Joumana MedlejHeavenly Spheres, 2015.
Photo: courtesy of the artist
Online, hosted by Bayt Al Fann
November 28-29, 2022
The first-ever international Islamic Art and Culture Digital Festival hosted by Bayt Al Fann was necessarily fast-paced, its timeframe brief, its effects lasting. Bayt Al Fann (Arabic for “Art House”) is a digital platform that aims to be a global hub where the art community can collaborate, exchange insights, and co-create the future of art inspired by Islamic tradition. I discovered the project through Bayt Al Fann’s almost scandalously beautiful Twitter threads on attributes of Islamic heritage. On particularly bleak days, I live for those threads full of images resplendent with colour and light showcasing Islamic gardens in Morocco or mosque ceilings in Uzbekistan. The Bayt Al Fann website resembles an online magazine, featuring stories on Islamic heritage and interviews with artists, poets, historians, artisans, curators, translators, and scholars, along with visuals of artwork, architecture, and manuscripts; the festival served as an energetic nexus for the same model, as over fifty contributors offered their respective opinions on what the future holds for Islamic art and culture.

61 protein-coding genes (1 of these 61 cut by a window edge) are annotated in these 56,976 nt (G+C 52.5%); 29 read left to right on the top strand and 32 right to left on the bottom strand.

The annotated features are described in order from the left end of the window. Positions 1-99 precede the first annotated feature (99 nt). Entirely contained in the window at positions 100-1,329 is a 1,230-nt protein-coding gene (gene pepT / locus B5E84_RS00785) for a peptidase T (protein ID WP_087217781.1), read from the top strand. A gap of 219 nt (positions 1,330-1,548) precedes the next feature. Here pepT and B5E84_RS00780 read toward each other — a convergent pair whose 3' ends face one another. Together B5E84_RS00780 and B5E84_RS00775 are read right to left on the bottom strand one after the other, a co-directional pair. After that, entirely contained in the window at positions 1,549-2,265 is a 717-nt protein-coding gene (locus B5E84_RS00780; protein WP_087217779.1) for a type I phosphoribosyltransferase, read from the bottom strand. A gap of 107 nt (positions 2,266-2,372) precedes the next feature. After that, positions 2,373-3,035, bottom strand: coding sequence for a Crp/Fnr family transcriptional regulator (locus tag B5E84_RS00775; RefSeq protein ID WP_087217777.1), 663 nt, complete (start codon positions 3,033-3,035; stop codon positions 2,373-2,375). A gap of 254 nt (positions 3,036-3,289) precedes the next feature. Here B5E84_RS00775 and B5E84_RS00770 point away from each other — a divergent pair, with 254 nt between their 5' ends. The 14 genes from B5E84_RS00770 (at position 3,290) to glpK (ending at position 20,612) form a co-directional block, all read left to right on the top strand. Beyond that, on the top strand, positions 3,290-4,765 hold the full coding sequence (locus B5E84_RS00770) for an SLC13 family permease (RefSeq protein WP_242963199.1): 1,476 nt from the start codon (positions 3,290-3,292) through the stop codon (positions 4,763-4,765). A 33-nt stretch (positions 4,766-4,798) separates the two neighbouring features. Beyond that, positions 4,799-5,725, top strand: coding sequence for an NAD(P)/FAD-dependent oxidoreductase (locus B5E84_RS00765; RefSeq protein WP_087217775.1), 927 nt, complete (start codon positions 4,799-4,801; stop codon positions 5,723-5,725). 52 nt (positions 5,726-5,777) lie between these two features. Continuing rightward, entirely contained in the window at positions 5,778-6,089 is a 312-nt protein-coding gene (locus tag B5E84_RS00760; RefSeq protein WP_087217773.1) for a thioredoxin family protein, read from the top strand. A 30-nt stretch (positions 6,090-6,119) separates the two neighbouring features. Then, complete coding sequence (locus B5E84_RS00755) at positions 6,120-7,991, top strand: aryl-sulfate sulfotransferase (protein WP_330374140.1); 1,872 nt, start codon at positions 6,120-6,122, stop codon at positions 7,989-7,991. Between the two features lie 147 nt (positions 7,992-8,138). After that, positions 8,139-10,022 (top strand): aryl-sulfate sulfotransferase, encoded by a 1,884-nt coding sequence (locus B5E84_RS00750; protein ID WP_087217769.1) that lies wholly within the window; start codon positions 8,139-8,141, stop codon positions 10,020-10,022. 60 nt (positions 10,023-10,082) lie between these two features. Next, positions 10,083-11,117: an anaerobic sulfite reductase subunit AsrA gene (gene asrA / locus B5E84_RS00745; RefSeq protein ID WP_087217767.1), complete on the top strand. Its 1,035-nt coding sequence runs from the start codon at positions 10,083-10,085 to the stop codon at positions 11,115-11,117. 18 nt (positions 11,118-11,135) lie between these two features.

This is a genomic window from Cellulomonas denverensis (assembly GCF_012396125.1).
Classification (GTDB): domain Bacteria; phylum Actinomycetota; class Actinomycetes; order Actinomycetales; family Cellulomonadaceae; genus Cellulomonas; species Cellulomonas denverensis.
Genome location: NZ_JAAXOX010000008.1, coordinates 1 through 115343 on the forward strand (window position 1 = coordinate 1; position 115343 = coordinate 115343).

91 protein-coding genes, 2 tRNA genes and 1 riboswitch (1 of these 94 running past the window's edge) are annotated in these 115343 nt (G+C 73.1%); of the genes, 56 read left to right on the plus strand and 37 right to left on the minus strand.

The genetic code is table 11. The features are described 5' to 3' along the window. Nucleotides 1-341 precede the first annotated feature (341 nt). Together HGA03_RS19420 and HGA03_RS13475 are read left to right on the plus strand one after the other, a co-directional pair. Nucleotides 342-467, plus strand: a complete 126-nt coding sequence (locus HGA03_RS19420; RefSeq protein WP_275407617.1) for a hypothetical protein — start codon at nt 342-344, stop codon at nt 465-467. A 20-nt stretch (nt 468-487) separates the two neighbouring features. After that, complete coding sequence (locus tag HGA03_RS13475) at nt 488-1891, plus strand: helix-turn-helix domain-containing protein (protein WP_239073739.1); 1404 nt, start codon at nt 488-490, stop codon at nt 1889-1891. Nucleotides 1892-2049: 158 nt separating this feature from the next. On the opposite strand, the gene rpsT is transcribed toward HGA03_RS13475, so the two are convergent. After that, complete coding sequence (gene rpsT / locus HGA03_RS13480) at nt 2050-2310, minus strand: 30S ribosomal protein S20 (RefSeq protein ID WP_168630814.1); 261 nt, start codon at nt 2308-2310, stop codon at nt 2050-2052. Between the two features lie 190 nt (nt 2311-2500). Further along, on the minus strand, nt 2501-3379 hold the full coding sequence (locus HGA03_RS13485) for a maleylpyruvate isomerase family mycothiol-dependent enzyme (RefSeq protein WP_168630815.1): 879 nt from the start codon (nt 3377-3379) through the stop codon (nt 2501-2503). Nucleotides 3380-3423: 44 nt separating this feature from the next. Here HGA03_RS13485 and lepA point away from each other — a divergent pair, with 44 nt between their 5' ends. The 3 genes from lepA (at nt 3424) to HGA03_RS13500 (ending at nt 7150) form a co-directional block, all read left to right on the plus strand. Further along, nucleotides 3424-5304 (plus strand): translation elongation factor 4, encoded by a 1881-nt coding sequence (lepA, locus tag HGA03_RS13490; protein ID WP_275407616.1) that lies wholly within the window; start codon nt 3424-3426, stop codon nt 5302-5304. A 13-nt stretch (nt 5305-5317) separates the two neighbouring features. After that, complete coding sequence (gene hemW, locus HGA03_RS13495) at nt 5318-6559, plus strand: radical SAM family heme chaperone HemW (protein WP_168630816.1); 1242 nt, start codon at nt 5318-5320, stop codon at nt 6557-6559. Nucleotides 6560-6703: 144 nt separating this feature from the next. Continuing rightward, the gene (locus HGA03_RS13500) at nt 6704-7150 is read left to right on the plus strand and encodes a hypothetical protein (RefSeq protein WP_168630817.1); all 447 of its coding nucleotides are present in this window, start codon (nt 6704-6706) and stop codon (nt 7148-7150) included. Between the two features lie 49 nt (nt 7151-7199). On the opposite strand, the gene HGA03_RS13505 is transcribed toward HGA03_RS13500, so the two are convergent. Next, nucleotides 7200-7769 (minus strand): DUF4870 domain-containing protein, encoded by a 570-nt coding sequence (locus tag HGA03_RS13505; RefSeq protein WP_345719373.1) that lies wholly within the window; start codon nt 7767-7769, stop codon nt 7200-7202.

A salient concern that emerged across the festival’s twelve panels (which seems a term too formal for the intimacy and conviviality of the event), keynotes, and performances was how to balance tradition with innovation. A subtext was preservation of Islamic art and culture(s) in the face of an increasingly globalized world, which runs at a pace prone to aestheticizing complexities into superficial and commodifiable proxies of authenticity. The festival was a collective challenge to this trend of simplification and othering; the strategies, desires, and observations offered by participants were laced with a mix of frustration, enthusiasm, and cautious optimism.

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